Reds first-rounder Yasmani Grandal gets major league deal

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University of Miami catcher Yasmani Grandal, the 12th overall pick in this year’s draft, has signed a major league contract worth $2.99 million with the Reds.
Grandal was projected to go as high as fourth to Kansas City, but his contract demands had some teams wary and it appeared for a time as though he might drop into the latter stages of the first round.
The major league deal means he’ll go right on the 40-man roster. The Reds may say it’s a 2011 contract in order to avoid having him burn an option this year.
Grandal, one of the most polished players available in the draft, hit .401/.527/.721 with 15 homers in 222 at-bats for Miami last season. A switch-hitter, he’s expected to stay behind the plate and move quickly through the system. Maybe he won’t be ready to share time with Hanigan in 2012, but the Reds will be disappointed if he’s not a big part of their team in 2013.

Each owner will get at least $50 million in early 2018 from the sale of BAMTech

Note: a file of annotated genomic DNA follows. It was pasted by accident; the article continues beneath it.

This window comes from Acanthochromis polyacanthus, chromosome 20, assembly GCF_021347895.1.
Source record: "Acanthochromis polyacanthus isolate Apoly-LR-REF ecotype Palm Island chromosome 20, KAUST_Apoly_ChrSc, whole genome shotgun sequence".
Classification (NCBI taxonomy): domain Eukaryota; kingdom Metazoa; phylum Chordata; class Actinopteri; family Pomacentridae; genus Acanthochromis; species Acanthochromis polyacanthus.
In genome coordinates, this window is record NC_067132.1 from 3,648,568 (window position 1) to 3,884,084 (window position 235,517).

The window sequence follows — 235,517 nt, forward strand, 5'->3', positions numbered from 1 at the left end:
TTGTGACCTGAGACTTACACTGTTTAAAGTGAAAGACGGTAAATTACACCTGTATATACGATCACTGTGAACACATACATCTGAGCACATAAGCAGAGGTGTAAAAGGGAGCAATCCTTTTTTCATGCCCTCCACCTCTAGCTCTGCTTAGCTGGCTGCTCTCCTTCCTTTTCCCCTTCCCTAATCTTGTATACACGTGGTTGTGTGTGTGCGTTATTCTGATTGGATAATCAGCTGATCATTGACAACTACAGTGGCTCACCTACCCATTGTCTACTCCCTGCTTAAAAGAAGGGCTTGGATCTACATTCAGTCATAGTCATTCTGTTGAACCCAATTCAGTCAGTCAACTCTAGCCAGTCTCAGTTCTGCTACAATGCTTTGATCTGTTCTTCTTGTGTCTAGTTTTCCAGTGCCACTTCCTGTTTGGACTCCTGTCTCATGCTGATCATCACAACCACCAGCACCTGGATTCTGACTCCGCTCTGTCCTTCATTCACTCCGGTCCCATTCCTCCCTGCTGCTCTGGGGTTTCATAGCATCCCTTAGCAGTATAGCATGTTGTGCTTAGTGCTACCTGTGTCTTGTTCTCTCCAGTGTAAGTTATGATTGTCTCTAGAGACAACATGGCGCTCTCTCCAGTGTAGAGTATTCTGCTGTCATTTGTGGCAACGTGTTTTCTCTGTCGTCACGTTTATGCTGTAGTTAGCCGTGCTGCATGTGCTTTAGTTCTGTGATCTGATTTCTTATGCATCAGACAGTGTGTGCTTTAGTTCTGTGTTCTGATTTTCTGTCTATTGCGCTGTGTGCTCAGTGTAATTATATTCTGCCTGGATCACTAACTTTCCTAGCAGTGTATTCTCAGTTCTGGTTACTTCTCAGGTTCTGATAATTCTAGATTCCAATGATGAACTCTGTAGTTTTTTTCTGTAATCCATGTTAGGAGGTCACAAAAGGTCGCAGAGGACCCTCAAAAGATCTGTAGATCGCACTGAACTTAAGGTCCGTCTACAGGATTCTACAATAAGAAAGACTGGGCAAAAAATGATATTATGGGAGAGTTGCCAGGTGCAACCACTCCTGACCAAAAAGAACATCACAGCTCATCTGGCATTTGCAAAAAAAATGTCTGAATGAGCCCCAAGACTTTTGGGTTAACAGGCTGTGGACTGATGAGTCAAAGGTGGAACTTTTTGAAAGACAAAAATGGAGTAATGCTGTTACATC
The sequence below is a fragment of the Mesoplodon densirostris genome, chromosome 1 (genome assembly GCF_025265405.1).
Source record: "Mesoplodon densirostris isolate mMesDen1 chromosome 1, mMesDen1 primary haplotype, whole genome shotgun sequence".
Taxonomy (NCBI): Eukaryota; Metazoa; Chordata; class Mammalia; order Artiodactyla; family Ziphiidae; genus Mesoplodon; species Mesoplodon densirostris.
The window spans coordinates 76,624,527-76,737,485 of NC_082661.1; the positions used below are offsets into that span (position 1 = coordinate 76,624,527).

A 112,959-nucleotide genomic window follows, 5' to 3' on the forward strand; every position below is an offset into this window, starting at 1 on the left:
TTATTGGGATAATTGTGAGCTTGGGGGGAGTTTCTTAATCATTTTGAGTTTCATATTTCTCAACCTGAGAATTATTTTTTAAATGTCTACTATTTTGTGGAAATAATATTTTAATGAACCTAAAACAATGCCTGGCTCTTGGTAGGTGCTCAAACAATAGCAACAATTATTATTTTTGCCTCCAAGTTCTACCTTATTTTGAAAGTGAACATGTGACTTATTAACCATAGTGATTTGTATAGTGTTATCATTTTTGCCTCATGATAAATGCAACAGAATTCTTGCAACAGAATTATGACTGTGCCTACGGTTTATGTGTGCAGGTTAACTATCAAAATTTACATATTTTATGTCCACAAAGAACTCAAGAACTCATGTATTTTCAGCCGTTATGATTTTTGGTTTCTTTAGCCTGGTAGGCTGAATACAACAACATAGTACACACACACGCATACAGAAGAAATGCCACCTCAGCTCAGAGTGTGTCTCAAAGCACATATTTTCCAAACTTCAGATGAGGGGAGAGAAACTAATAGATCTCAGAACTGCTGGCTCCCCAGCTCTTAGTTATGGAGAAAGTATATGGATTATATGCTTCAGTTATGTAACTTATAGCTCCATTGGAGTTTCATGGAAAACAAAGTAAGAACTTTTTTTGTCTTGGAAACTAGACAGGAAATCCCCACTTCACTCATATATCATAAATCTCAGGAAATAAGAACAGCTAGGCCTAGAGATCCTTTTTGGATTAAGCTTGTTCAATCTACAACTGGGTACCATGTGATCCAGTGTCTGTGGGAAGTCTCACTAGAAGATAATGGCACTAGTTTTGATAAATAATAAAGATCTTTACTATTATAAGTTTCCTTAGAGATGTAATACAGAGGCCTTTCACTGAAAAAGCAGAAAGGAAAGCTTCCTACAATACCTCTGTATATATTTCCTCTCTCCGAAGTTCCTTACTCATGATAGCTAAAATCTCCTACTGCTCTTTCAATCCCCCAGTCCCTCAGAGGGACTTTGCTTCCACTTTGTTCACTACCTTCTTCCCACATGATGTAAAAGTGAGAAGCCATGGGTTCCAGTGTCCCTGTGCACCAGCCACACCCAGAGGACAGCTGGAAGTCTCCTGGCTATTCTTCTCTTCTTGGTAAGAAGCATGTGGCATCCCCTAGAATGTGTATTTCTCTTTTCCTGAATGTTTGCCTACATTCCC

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Earlier this year Disney agreed to purchase the majority stake in BAMTech, the digital media company spun off from MLB Advanced Media. We know it as the source of the technology for MLB.tv and MLB.com, but it’s far more wide-ranging than that now. At present it powers streaming for MLB, HBO, NHL, WWE, and, eventually, will power Disney’s and ESPN’s upcoming streaming services.

The company was started by an investment from baseball’s 30 owners, so they’re getting a big payout as a result of the acquisition. Earlier this morning Jim Bowden dropped this regarding how much of that payout is in the offing in the short term:

That’s probably on the low end, actually. Some people I’ve spoken to who are familiar with the acquisition say the figure is more like $68 million in Q1 of 2018.

Good for the owners! It was a savvy, forward-thinking investment that, in the past, baseball owners might not have made. Bud Selig, Bob Bowman and others deserve credit for convincing the Jeff Lorias and Jerry Reinsdorfs of the world to think big and long term. It’s money out of the sky, raining down upon the owner of your baseball team for, basically, doing nothing.

Money which should be remembered when your buddy complains about a relief pitcher getting $6 million for only pitching 65 innings. Money which should be remembered when your team’s GM says that he has to cut back on payroll in the coming year.